Tourists flee India resort as Darjeeling troubles boil over

Indian travellers wait for government-provided buses following clashes between police and protesters supporting the Gorkha People's Liberation Front (GJMM) in Darjeeling on June 9, 2017. Indian security personnel have been deployed in Darjeeling following violence on June 8 during a protest by supporters of the Gorkha Janmukti Morcha (GJM) organisation against the use of Bengali in local schools.
AFP

KOLKATA - Thousands of tourists fled the Indian hill resort of Darjeeling after separatists warned that a general strike could degenerate into violence.

Hundreds of troops and riot police patrolled the streets of the famed tea-producing resort in eastern India yesterday, as panicked tourists packed their bags.

Riots and arson attacks in Darjeeling last week left 12 injured, and the Gorkha Janmukti Morcha (GJM) group warned over the weekend that "untoward" events could happen when the general strike started yesterday.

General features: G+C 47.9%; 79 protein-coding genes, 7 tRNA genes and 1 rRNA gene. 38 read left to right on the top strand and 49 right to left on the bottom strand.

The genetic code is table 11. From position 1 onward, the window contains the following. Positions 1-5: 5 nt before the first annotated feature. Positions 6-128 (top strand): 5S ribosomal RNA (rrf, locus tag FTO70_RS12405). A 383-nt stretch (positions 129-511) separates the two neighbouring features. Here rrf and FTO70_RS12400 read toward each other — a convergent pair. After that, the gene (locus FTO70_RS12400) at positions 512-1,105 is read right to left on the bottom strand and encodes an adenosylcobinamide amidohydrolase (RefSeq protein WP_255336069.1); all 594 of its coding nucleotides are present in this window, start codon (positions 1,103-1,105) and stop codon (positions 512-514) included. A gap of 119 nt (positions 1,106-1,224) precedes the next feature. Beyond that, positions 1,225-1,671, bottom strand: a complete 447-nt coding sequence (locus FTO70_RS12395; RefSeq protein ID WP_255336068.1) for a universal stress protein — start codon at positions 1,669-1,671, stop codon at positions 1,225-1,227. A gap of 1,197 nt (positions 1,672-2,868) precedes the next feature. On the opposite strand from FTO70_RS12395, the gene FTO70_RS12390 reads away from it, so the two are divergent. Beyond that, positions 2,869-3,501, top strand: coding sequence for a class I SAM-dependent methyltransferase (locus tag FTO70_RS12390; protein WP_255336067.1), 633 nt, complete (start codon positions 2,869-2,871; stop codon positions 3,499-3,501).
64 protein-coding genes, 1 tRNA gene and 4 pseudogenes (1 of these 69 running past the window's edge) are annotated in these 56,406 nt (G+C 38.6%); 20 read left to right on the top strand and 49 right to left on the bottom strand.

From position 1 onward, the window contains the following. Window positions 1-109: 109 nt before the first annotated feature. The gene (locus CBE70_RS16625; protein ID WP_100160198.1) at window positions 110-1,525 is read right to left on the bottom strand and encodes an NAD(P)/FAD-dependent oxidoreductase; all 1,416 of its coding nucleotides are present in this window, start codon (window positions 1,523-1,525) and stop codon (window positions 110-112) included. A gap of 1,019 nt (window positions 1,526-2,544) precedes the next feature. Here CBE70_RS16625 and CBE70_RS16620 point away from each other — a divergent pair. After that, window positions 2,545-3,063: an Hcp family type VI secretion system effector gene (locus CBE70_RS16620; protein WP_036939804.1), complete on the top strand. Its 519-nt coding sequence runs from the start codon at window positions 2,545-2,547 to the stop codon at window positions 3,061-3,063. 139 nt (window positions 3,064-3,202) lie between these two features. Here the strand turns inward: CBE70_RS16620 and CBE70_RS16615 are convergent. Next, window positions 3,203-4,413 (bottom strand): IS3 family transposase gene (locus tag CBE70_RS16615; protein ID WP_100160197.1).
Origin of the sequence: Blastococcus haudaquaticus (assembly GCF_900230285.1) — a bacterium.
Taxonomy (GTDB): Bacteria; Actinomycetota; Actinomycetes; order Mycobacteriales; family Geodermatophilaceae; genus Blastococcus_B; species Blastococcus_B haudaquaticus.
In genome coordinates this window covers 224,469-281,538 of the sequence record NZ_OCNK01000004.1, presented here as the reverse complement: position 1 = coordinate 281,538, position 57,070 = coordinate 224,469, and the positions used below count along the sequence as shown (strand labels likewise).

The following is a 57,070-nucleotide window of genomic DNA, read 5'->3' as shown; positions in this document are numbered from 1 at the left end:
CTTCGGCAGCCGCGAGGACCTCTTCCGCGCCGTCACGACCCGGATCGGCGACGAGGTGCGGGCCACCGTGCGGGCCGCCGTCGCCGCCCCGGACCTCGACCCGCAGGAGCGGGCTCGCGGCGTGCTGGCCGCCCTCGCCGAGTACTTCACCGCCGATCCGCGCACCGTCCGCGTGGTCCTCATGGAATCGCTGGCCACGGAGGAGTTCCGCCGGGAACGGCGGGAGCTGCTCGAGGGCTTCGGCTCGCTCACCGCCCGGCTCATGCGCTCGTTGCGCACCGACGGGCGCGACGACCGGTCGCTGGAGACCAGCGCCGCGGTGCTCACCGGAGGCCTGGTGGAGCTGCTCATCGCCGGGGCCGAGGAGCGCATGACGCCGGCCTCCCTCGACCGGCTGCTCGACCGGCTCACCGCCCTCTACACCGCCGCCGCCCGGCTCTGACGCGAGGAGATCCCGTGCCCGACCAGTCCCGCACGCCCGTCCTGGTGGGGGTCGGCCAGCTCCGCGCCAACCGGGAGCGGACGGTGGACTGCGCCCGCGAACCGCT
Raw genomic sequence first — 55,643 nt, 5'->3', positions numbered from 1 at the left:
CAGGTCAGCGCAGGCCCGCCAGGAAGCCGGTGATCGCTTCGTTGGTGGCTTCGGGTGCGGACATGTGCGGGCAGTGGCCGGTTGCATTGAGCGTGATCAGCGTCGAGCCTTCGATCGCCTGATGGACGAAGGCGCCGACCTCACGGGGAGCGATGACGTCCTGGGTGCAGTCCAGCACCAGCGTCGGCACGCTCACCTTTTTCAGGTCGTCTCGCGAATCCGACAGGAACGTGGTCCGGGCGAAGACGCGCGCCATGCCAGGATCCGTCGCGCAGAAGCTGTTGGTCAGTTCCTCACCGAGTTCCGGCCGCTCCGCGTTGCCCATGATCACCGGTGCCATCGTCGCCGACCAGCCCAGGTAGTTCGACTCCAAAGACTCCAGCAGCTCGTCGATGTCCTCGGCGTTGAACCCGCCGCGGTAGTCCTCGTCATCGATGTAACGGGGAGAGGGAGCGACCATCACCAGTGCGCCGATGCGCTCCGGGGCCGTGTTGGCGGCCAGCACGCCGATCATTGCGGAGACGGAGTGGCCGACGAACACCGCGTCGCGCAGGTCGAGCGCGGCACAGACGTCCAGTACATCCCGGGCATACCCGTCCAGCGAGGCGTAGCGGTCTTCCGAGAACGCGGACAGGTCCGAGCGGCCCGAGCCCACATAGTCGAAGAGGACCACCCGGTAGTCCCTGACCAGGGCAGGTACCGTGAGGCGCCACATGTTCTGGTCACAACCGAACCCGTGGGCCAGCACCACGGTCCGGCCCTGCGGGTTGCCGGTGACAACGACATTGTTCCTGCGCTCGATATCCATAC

The hills are famous for the Darjeeling tea whose production is jealously guarded. It is also famed for its "toy train" - a 78km uphill ride from New Jalpaiguri.

However, the troubles have dealt a major blow to the region's crucial tourism industry.

Pradip Lama, secretary of the Darjeeling Tourist Association of Travel Agents, said worried visitors were leaving and nearly 70 per cent of bookings had been cancelled.

"Till Sunday, 7,000 tourists left Darjeeling," Lama said.

GJM wants to set up its own state named Gorkhaland in the hill region, which is now part of West Bengal.

Tensions have risen again in Darjeeling over a government decision to introduce the Bengali language in schools. Indigenous Gorkhas, who mainly speak Nepali, are furious.

"We had heard about the trouble and still reached the hill resort on Friday, hoping that the situation would be normal," Priya Roy, a tourist from southern Bangalore, said.

"We have decided to leave Darjeeling after GJM's warning to tourists."

GJM head Bimal Gurung said his "warning to the tourists was for their own safety" as things could worsen if his group launched a full-scale campaign for a separate state.

The Gorkhas have campaigned for decades for a homeland, saying that Bengali-speaking outsiders have exploited their resources and imposed their culture and language.